Background: Mass vaccination of owned domestic dogs is crucial for the control of rabies in sub-Saharan Africa. Knowledge of the proportion of households which own dogs, and of the factors associated with dog ownership, is important for the planning and implementation of rabies awareness and dog vaccination programmes, and for the promotion of responsible dog ownership. This paper reports the results of a cross-sectional study of dog ownership by households in urban and rural communities in the United Republic of Tanzania.
Results: Fourteen percent (202) of 1,471 households surveyed were identified as dog-owning, with an average of 2.4 dogs per dog-owning household. The percentage of dog-owning households was highest in inland rural areas (24%) and lowest in coastal urban communities (7%). The overall human: dog ratio was 14: 1. Multivariable logistic regression revealed that households which owned cattle, sheep or goats were much more likely to own dogs than households with no livestock. Muslim households were less likely to own dogs than Christian households, although this effect of religion was not seen among livestock-owning households. Households were more likely to own a dog if the head of the household was male; if they owned a cat; or if they owned poultry. Dog ownership was also broadly associated with larger, wealthier households.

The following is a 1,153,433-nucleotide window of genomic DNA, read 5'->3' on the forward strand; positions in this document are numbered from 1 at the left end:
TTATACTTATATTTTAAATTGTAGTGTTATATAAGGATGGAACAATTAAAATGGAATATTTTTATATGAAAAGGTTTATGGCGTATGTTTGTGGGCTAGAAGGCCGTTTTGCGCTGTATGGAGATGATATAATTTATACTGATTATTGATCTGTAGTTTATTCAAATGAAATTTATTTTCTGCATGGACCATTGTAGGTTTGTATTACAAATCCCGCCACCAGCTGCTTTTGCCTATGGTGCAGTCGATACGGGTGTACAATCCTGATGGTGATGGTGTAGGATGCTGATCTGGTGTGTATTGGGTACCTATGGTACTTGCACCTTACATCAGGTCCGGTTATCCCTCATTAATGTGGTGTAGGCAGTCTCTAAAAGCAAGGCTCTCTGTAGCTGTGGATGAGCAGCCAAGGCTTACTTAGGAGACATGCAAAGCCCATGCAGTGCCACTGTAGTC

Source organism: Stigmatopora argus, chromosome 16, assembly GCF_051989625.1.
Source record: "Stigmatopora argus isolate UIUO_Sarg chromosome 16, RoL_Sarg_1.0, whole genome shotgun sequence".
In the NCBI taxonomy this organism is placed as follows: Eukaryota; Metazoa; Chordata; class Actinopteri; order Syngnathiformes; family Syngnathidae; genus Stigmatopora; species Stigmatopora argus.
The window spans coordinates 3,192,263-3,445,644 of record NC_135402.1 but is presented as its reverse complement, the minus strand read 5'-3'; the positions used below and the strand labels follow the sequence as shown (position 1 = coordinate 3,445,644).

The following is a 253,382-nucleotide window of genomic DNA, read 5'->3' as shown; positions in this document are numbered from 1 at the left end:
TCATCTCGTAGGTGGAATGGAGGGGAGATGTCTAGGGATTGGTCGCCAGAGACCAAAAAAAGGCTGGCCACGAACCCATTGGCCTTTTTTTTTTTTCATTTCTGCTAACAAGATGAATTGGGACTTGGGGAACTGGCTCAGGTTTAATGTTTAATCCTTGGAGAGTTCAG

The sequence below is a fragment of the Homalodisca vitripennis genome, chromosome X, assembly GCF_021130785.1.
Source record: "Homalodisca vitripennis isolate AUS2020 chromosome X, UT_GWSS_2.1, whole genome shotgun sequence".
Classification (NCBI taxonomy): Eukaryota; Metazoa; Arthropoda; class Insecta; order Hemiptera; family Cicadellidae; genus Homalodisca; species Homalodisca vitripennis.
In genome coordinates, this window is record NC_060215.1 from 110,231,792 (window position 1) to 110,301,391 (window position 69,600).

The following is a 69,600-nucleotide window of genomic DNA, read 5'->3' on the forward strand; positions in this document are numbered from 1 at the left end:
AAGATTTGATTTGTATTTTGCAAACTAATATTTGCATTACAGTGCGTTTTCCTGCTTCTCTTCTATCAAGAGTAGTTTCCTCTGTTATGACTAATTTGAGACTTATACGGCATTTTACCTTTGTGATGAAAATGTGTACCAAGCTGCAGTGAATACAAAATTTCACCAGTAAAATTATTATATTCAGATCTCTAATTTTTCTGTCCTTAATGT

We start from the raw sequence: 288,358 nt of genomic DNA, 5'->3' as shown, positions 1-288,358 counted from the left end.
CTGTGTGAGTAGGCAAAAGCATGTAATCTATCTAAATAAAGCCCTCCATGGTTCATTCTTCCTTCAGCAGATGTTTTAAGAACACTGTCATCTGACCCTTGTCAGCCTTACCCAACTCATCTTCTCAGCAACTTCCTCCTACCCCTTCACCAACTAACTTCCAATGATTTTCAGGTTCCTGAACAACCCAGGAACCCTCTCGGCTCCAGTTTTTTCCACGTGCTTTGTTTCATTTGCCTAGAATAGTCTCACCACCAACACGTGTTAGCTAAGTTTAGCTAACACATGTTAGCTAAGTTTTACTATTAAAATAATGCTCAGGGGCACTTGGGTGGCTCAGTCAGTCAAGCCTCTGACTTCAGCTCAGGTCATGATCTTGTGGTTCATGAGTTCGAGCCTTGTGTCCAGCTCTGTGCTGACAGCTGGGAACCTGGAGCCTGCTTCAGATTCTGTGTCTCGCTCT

Conclusion: The human: dog ratios in Tanzania are similar to those reported elsewhere in sub-Saharan Africa, although cultural and geographic variation is evident. Estimation of the number of owned dogs, and identification of household predictors of dog ownership, will enable targeted planning of rabies control efforts.
- Animals, Domestic
- Cross-Sectional Studies
- Logistic Models
- Rural Population
- Socioeconomic Factors
- Urban Population
- Journal Article
- Research Support, Non-U.S. Gov't